This week four Bitcoin Cash (BCH) researchers and developers proposed a different transaction sorting process for the BCH protocol called ‘canonical transaction ordering.’ The proposed method would sort transactions against their identifiers, rather than the current topological transaction ordering rule, making it easier to for the network to process very large blocks.
A New Transaction Ordering Rule Proposed for Bitcoin Cash
Joannes Vermorel (Lokad), Amaury Séchet (Bitcoin ABC), Shammah Chancellor (Bitcoin ABC), and Tomas van der Wansem (Bitcrust) have published a new paper that proposes to change the current topological transaction ordering rule within the BCH network. The paper called ‘Canonical Transaction Ordering for Bitcoin’ argues that a canonical ordering process would be more efficient and allow for better scaling. Currently, consensus rules process transactions in a list form where remote peers forward transactions to their neighbors. The way it works right now the list must be topologically sorted, but if the rule was changed to a canonical method that works with blocks as a set, as opposed to a list, it enables BCH to process very large blocks.
The researchers state that the change makes for some “compelling” use cases.
“First, it allows to produce compact proofs of transaction inclusion/exclusion, making chainless apps more capable,” explains the paper.
Second, it gives a newer degree of control to Bitcoin participants to localize their transaction within blocks.
More Efficient Block Propagation and the Possibility of Chainless Apps
Ultimately the new process would make block propagation and emissions more efficient, explains the proposal. Software implementations are simplified and proofs of transaction inclusion are improved. The researchers detail that the results allow network participants to utilize their bandwidth capacity more efficiently by “propagating as much information as possible ahead of time prior to the emission of a new block.”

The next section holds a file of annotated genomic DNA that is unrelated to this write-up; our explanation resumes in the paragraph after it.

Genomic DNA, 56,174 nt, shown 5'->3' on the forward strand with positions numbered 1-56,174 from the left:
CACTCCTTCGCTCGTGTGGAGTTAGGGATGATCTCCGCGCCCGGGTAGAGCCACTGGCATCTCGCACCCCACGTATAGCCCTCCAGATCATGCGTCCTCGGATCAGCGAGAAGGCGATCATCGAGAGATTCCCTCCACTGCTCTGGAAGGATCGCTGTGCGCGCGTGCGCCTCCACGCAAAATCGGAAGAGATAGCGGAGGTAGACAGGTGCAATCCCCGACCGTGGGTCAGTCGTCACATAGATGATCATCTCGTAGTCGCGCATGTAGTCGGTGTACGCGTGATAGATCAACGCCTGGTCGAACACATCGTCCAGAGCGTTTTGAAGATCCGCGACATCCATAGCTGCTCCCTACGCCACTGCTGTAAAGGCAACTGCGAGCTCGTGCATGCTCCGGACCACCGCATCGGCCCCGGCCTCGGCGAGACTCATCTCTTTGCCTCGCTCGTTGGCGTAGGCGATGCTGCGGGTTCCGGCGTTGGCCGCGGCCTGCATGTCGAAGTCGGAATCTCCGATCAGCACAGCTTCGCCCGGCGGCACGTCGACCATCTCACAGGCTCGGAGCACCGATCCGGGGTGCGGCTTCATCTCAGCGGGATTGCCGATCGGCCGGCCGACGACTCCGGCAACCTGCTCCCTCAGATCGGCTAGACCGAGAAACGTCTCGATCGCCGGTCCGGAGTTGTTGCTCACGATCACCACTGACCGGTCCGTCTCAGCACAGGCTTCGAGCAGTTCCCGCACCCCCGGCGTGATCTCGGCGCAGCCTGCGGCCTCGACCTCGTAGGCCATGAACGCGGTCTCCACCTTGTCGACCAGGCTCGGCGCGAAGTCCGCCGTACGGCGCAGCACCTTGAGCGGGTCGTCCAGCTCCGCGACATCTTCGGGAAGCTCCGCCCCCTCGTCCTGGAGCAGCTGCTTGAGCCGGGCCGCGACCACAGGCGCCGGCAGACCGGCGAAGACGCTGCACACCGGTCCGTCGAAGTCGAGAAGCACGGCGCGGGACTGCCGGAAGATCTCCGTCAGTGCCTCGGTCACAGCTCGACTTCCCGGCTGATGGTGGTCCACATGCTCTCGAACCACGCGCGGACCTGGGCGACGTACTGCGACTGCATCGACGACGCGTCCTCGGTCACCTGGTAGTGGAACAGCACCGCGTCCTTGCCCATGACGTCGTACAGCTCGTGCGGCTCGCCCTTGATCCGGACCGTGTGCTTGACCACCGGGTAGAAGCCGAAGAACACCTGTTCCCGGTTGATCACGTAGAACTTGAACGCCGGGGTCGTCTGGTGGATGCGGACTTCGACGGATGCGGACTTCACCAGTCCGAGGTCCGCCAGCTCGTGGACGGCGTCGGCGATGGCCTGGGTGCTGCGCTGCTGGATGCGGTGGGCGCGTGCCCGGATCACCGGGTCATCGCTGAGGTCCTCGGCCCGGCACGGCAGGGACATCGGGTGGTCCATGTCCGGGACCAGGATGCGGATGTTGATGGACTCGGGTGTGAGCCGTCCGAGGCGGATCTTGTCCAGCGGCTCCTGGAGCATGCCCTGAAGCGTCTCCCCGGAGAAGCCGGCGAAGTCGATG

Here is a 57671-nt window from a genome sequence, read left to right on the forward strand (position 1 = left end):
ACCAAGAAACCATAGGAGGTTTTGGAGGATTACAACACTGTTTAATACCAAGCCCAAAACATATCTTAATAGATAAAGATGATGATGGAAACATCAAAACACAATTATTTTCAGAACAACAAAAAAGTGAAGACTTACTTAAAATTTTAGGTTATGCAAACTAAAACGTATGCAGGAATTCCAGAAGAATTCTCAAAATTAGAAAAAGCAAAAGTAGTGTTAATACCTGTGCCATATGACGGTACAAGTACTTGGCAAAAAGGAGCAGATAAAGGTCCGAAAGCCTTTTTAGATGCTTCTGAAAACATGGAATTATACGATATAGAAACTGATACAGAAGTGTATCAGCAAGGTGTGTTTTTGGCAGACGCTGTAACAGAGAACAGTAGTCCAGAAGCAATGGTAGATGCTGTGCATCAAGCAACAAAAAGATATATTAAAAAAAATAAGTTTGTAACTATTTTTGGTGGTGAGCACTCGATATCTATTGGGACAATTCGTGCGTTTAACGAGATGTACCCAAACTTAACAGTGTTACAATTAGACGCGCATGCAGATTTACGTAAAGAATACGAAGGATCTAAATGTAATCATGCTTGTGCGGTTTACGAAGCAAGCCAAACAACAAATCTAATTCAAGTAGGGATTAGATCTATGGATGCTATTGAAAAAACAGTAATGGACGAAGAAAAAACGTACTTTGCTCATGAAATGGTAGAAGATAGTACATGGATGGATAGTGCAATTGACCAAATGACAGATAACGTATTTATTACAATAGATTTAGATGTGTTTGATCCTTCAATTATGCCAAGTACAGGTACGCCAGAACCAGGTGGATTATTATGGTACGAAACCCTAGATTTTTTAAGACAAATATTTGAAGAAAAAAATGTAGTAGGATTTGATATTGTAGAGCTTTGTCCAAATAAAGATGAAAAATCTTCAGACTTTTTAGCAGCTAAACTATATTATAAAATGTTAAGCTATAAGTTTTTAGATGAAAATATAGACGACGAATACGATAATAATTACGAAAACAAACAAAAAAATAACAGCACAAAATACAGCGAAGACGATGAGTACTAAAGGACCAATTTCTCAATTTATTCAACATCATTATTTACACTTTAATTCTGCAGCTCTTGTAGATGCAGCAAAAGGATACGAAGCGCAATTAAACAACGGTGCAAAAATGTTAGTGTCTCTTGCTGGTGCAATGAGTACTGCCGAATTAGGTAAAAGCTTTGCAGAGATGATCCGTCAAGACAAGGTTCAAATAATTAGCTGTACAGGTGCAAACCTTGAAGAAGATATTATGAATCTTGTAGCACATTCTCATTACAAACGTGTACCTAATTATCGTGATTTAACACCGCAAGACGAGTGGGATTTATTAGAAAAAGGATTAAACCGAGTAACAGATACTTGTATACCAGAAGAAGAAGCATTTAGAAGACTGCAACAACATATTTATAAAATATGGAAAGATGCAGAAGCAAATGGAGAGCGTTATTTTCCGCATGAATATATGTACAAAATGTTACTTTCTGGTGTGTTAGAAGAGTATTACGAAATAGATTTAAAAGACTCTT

The Canonical Transaction Ordering Rule (CTOR) also allows opt-in locality between participants, and could possibly produce innovative ‘chainless applications.’
“The CTOR offers the possibility for any participant to zoom into a block to identify whether a transaction is found or not without processing the whole block,” the proposal emphasizes.
This property is of high interest because chainless apps gain the possibility to verify flows of transactions without being encumbered by an arbitrarily large blockchain.
The paper published on June 12 mainly discusses the importance of alleviating computational load going forward and CTOR could help the chain process giant sized blocks with ease. Bitcoin Cash supporters on forums and social media seemed to favor the idea, and conversed about whether or not this consensus change would be added to the upcoming hard fork slated for November.
What do you think about the proposed method of canonical transaction ordering? Do you think developers should add this idea to the next upgrade this November? Let us know your thoughts on this subject in the comment section below.
Images via Shutterstock, Lokad.com, and Pixabay.
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